However, the final vote in the Senate, 20 “yeas” and 17 “nays,” fell short of the supermajority requirement for “private” appropriations. Because Section 30 requires both chambers to approve a “private” appropriation by a two-thirds vote, the constitutional vote threshold was not met. (Incidentally, this raises the question of how the appropriation act could have an October 1 effective date given the fact that “immediate effect” can only be granted to those bills that receive a two-thirds vote in both chambers.)
Of course, if the budget bill had garnered the requisite votes in both chambers, the second part of the Section 30 inquiry (i.e., “public” vs. “private”) would be moot. But, the vote threshold was not met in this case. Therefore, the question of whether the appropriation is intended to serve a “private purpose” takes on greater significance in light on Section 30.
While the legislative vote history is clear from the official journals of both chambers, these resources do not provide any insight into the purpose for the specific appropriation and its Section 30 validity. Such insight can be gleaned from the language in the budget bill accompanying the appropriation.
Section 152b of Public Act 249 describes the intent of the appropriation: the funds are to be distributed “to reimburse costs incurred by nonpublic schools as identified in the nonpublic school mandate report.” Further, the section states that the funds “are for purposes related to education, are considered to be incidental to the operation of a nonpublic school, are non-instructional in character, and are intended for the public purpose of ensuring the health, safety, and welfare of the children in nonpublic schools (emphasis added).” Based on the plain reading of the language, it is clear that the funds will go to “private” entities (i.e. nonpublic schools) intended to serve a “public” purpose.
While the language provides valuable insight into the Legislature’s intent for the appropriation, it is by no means the only, or final, arbiter of the funding’s main purpose. An alternative interpretation might reasonably posit that the funding is going to private schools to cover expenses previously covered by private dollars benefiting private school students. Therefore, the appropriation’s purpose is predominately private and not public.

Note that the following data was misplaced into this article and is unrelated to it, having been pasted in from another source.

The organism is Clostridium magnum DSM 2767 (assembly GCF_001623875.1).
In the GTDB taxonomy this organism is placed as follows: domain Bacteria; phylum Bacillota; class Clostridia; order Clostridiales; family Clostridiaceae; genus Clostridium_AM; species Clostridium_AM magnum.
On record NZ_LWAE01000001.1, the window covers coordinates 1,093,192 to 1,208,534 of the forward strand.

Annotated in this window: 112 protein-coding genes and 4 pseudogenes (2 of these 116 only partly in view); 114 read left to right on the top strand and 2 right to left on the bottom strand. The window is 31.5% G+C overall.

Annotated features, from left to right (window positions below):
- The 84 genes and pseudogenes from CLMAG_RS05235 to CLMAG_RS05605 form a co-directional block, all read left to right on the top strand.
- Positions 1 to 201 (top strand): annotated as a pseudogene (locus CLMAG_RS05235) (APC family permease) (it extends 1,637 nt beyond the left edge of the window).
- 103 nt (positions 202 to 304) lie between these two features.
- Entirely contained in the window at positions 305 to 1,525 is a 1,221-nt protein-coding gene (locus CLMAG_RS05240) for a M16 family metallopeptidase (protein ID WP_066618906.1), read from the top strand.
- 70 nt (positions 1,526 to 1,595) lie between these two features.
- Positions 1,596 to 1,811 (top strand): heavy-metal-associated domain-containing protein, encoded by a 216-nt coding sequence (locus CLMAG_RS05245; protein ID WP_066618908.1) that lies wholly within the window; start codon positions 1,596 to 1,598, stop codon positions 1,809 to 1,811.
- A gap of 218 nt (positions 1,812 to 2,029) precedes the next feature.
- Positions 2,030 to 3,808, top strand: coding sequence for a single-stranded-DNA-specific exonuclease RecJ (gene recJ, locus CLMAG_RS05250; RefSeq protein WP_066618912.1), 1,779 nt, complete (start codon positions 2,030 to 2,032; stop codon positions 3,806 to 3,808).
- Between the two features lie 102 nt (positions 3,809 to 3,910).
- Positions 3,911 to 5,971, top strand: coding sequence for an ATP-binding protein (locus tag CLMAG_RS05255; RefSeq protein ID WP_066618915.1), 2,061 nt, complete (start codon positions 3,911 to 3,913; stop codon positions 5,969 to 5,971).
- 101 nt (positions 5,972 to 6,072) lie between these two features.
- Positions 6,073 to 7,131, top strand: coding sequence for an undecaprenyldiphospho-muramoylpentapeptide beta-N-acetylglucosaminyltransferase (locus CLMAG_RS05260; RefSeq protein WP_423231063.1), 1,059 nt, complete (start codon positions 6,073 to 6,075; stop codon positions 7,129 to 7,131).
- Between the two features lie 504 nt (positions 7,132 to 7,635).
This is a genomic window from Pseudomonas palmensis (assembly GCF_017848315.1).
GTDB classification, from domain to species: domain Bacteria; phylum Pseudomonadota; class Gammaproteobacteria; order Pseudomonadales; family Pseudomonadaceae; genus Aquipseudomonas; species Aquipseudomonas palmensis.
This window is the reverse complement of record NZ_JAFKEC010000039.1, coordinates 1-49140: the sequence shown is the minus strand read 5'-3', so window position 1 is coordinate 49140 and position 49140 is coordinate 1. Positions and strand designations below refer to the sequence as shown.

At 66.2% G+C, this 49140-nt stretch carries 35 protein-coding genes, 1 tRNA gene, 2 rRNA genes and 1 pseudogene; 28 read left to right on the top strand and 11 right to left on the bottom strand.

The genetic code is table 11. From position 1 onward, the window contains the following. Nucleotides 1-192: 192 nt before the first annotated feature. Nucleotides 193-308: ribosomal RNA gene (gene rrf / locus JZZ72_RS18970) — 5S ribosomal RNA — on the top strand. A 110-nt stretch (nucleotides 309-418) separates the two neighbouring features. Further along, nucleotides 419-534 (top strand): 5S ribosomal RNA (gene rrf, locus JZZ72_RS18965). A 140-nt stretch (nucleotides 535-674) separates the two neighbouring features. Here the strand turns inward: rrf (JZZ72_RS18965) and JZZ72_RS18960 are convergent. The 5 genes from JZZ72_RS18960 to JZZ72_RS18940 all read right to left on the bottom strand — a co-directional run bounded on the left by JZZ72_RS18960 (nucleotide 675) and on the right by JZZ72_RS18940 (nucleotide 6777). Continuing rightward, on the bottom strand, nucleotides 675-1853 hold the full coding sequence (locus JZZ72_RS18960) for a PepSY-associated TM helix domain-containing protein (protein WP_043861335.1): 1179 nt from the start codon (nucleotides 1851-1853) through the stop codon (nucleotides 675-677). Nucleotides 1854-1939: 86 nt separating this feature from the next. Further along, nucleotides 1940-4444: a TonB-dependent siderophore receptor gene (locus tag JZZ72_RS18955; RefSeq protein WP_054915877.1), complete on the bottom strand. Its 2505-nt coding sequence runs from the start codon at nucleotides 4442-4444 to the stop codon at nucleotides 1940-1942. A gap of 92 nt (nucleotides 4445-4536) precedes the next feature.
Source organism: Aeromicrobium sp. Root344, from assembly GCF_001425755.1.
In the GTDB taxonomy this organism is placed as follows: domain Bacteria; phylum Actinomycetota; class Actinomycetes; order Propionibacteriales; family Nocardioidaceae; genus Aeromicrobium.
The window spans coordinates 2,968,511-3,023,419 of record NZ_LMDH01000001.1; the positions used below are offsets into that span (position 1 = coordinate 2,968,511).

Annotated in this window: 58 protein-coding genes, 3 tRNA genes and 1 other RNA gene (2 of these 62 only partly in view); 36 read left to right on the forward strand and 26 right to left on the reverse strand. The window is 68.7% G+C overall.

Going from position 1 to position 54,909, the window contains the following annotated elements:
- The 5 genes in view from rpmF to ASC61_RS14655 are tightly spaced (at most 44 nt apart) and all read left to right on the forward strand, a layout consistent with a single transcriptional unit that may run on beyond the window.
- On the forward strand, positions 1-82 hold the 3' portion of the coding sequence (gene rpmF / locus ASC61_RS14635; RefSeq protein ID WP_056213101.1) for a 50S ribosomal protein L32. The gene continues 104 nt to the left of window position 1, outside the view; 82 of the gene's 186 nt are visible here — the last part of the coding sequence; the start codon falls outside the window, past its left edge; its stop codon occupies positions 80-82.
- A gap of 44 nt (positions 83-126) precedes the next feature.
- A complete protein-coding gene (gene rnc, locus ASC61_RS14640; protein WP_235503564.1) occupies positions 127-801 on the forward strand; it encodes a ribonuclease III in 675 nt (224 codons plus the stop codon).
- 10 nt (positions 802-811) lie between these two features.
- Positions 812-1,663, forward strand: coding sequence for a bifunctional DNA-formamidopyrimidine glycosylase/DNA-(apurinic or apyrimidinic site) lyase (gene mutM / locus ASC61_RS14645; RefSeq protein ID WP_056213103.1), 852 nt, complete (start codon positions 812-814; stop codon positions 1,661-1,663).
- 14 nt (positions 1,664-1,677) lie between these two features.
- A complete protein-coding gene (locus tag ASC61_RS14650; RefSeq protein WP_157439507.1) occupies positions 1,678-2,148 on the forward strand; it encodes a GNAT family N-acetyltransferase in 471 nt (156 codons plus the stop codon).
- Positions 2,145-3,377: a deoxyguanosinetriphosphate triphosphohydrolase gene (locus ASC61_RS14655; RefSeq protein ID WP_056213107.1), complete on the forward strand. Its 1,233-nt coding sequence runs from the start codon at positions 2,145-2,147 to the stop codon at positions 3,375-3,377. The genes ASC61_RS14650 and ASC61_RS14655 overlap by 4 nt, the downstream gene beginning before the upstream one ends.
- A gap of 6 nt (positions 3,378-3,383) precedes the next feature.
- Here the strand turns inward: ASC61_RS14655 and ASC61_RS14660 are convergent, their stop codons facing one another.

Some insight into the question of what constitutes a private purpose appropriation can be gained from reviewing previous court rulings pertaining to Section 30. In one such instance (Advisory Opinion on Constitutionality of 1975 P.A. 227), the Michigan Supreme Court found that if an appropriation predominately services a public purpose then it is NOT an appropriation for a private purpose. Further, the Court held that defining “public purpose” is “primarily the responsibility of the Legislature.” In this light, the language attached to the $2.5 million appropriation takes on more weight.
In another case, Gaylord v Gaylord City Clerk, the Court opined that just because certain people benefit from an appropriation does not mean that the spending is lacking a public purpose. In other words, the Court found that larger societal benefits arising from public spending, even if private parties gain benefits, can be the determining factor for purposes of Section 30 validity. In the current instance, the State of Michigan has an interest in the safety of all school-age children, regardless of what type of school they attend.
While there has been considerable attention given to the $2.5 million appropriation for nonpublic schools based on Michigan’s constitutional “parochiaid” prohibition, there appears to be some legal uncertainty surrounding its compliance with respect to Article IV, Section 30. This spending item provides another opportunity to consider the question “What is a private purpose appropriation?”